When you are on the go, you may not notice that your smartphone is being used to check the weather, your fitness level or your mood.
But, the way it functions is different for every girl.
In fact, it can make it hard for her to focus on her work, says Sanjay Jha, a senior scientist with the Institute of Cellular Biology, Bangalore.
“A girl’s ability to concentrate is impacted by her smartphone, and the more time she spends on her mobile, the more she has to do.”
In this study, Jha and his colleagues at the Institute for Cellular Biology and Technology (ICBT) in Bengaluru used data from the Indian National Mobile Application (IMAP) database to study the way girls use their phones.
Using a smartphone app, they analysed the way boys and girls used their phones to access different apps, check social media feeds and make phone calls.
They also studied the patterns of how girls use phones to communicate.
Their findings were published in the online journal PLoS ONE.
While most girls use social media to check their weather and their fitness, most of them also check their emails, check the news and social media sites, like WhatsApp, Facebook, LinkedIn and Instagram.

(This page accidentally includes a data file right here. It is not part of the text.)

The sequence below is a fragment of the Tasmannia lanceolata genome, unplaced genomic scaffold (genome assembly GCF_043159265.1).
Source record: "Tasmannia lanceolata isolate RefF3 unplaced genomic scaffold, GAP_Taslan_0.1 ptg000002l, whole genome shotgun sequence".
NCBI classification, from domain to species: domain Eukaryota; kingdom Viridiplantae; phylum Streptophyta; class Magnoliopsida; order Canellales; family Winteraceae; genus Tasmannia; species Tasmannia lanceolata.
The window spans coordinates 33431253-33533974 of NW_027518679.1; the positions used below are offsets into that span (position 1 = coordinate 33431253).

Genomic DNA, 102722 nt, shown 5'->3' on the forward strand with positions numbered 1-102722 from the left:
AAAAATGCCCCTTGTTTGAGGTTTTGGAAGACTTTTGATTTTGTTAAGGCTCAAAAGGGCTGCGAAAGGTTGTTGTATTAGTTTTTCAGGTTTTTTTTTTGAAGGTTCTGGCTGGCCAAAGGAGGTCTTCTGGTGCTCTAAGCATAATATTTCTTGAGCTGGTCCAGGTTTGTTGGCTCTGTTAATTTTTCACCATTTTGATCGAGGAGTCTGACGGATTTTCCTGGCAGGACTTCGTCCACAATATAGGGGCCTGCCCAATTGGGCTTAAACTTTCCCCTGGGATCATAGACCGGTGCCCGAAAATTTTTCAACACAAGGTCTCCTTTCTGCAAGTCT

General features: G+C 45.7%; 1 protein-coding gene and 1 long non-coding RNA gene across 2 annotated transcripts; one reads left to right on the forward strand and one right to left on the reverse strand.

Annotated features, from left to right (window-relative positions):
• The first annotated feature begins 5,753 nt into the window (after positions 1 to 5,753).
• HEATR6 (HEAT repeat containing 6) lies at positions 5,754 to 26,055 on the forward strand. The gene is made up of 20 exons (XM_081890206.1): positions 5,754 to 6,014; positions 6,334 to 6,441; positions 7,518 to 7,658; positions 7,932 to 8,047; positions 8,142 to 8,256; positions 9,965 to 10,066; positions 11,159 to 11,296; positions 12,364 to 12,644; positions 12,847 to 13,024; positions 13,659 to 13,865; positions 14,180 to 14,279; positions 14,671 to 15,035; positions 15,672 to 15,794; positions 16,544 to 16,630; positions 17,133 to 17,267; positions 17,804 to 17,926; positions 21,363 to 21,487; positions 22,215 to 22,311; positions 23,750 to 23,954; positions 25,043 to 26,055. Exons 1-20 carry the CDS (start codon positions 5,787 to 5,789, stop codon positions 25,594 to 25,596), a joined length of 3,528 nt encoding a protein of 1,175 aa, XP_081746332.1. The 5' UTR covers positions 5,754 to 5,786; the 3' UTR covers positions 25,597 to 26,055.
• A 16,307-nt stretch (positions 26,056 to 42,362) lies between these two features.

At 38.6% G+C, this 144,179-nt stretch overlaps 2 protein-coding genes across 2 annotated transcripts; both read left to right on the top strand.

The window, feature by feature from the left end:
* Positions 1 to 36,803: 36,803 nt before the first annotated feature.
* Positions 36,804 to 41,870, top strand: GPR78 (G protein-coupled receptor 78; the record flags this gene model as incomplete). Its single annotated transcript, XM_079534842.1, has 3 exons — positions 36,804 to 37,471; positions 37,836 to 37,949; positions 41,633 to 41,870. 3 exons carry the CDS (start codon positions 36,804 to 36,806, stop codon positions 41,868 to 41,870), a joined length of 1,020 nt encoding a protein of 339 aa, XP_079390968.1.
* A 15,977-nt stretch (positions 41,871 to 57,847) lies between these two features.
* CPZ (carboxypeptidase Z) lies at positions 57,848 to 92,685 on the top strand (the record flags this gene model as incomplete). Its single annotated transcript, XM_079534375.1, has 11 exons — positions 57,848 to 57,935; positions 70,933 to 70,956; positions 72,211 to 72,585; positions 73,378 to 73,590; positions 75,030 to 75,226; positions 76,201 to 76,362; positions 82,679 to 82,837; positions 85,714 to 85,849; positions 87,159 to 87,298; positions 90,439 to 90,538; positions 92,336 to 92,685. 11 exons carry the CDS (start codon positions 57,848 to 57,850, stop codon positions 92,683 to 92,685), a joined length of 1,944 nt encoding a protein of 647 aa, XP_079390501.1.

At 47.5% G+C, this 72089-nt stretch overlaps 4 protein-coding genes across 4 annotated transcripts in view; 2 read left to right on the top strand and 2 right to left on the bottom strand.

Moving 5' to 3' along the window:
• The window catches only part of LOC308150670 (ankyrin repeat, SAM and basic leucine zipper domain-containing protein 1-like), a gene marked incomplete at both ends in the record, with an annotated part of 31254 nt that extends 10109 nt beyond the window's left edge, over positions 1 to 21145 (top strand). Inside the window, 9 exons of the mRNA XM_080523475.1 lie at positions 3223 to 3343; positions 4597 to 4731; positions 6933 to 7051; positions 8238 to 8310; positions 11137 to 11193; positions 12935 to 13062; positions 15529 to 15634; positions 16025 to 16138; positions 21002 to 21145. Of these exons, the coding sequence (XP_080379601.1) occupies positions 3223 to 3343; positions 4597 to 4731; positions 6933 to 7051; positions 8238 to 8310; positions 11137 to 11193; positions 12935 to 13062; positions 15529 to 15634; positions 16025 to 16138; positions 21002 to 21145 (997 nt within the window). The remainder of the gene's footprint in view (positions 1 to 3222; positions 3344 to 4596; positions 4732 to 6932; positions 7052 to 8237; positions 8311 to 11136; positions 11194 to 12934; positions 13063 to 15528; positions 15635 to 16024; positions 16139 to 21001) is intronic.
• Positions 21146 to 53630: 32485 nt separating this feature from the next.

This may be a good reason why they are more likely to get distracted by their phone when they are busy, Jhaskar said.
The study also looked at the way different apps and services like WhatsApp and Facebook are used by girls and boys.
Girls are also more likely than boys to access their personal profiles through WhatsApp, the study found.
And the study shows that girls’ usage of the app is significantly higher than boys’ usage.
“We found that girls use WhatsApp more than boys do,” Jha said.
This is in line with a common perception among girls and young women that their apps are less useful than their male counterparts.
“The difference is that boys are not using WhatsApp more often than girls,” he said.
“In fact, the ratio of WhatsApp use to use of all social media apps has gone down in India.”
A similar phenomenon is seen in the way people use their smartphones, Jhashe said.
He said the findings show that while it is important to encourage girls to get into science, they need to take a more proactive role.
“If we don’t encourage girls in science, we will not be able to get them into the fields they need,” he warned.
The research also found that boys and boys were equally likely to use their devices to check whether their school is open or closed.
The same trend was seen for girls.
“Girls have more access to social media and more access on their phones,” Jhasse said.
The researchers also looked into the way women use the app Whatsapp, which is available in more than 100 countries.
They found that it is a good indicator for women to get an accurate assessment of their fitness levels and how well they are doing.
“It is also a good tool for young girls to find out how their fitness is, which can be a powerful tool to motivate them to do better,” Jhasees said.